Sideways is an open festival format for contemporary art and spatial practices. The backbone of the festival is an expedition on foot, spanning several weeks and creating a collaborative meeting ground where artists and audiences can explore issues regarding space, time & movement. After an acclaimed edition in Belgium in 2012, Sideways is at the lookout for fertile ground for a next journey.

Andy Vandevyvere & Sinta Wibowo, Gent, Belgium

A Sideways walking expedition opens a platform for contemporary practices that blend experimental geography, site-specific art, spatial agency and rural/urban activism. The common journey acts as a trigger for exchange, research and performance, whereby participants navigate between the local and the global, between past, present and future, between urban and rural, between self and community. Walking a myriad of pathways sparks awareness of the infrastructures and blueprints that shape our societies.

The durational walking experience is key to the festival, conceived as an open-ended process of coming-into-being. By altering conditions, experiential changes are fostered. The journey acts as a connective setting and a strategy for facilitating new ways of being, relating and making worlds.

>>> Linking places – Sideways as a platform for experimental geography <<<
The expedition opens an investigation into contemporary space and the multiple ways people move around and engage with their surroundings. By focusing on the ‘liquid’ territory of movement (rather than on the solids of architecture) and on the porosity of the landscape (fostering accessibility and the freedom to ‘roam’), the expedition allows to link up seemingly separate and fragmented places. The traversed territory appears as a dynamic multiplicity of trajectories, an entanglement of pathways, a meeting-up of stories and dynamics. Both ‘grounding’ (enabling embodied interaction with the territory) and ‘dislocating’ (displacement brings forth a constantly shifting ‘sense of place’), walking occurs as an excellent tool/practice to address the fuzzy border between habitation and movement, place and flow, stasis and flux, sedentarism and nomadism, deterritorialization and reterritorialization.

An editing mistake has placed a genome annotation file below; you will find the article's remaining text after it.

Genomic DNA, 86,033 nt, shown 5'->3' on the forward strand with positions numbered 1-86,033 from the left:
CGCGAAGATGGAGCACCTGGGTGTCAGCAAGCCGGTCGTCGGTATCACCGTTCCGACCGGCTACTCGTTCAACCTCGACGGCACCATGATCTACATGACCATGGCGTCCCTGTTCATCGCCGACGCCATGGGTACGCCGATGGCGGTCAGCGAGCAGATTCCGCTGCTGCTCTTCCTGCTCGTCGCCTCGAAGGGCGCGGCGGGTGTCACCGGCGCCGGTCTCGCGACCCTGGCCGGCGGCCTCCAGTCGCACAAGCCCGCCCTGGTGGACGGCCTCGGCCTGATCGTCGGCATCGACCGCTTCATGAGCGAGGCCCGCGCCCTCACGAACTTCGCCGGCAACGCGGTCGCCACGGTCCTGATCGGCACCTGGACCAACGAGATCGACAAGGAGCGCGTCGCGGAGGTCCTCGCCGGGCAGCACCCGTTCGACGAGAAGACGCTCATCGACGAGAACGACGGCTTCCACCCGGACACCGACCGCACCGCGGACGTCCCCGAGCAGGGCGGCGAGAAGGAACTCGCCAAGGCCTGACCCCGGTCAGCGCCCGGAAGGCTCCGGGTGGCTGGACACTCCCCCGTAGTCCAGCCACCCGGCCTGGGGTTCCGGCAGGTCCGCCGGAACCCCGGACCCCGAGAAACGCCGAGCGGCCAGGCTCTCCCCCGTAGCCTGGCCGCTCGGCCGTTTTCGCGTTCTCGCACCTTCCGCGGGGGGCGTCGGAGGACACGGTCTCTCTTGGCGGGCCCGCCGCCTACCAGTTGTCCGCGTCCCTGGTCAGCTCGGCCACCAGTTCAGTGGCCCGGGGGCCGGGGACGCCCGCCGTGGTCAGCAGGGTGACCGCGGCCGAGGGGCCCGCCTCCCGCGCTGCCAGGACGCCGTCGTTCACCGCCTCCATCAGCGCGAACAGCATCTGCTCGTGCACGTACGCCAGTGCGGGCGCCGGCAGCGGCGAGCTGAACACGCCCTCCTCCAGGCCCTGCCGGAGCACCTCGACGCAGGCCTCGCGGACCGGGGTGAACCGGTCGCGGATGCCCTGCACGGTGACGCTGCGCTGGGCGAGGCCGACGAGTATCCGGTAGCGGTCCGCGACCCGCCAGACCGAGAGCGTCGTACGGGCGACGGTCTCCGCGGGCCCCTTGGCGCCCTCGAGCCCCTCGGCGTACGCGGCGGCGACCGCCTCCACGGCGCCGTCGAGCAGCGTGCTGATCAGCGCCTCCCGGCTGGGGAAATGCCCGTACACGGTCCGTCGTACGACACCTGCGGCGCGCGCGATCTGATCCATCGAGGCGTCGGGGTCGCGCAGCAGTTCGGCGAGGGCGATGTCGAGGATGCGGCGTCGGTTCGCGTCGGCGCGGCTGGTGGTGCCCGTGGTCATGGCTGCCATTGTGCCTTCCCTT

>>> Linking practices - Sideways as a transdisciplinary laboratory <<<
The walking experience transcuts habitual distinctions between the conception, production and presentation of art works and blends them into the overall experience of the common journey. As the festival unfolds within the context of everyday life, the artistic practices connect with practices or networks other than contemporary art (such as education, food, urbanism, environment, heritage etc.). The expedition allows to question social-political issues and to tie the artistic practices into local and global struggles by linking them to grass-roots groups and initiatives. Moreover, by putting a mundane activity as walking at the centre of the festival experience, artists, audiences and other practitioners dissolve into each other. The common walking experience produces different forms of collective action and spatial engagement (camping, gathering, sharing food, etc.), whereby distinct roles and identities are blurred.

>>> Linking people - Sideways as an exercise in communing <<<
Far from the romantic solitary walking experience, the collective walk creates a collaborative context for exchange, learning and experiments in non-hierarchical self-organization. Being on the road together, participants are invited to connect individual initiative to common interest, making visible components such as hospitality, collaboration and the production of new forms of knowledge and social imaginary. Bringing together people from different backgrounds allows to experience how different walkers sense, read, frame, apprehend, value, overlook, suppress and interact with the environment in a myriad of ways. Artists and audiences alike are invited to touch upon, examine, explore, discuss and document their surroundings and to attempt new experiences of time and space, autonomy and connectedness, sharing and learning.

Submitter

Andy Vandevyvere & Sinta Wibowo, Gent, Belgium

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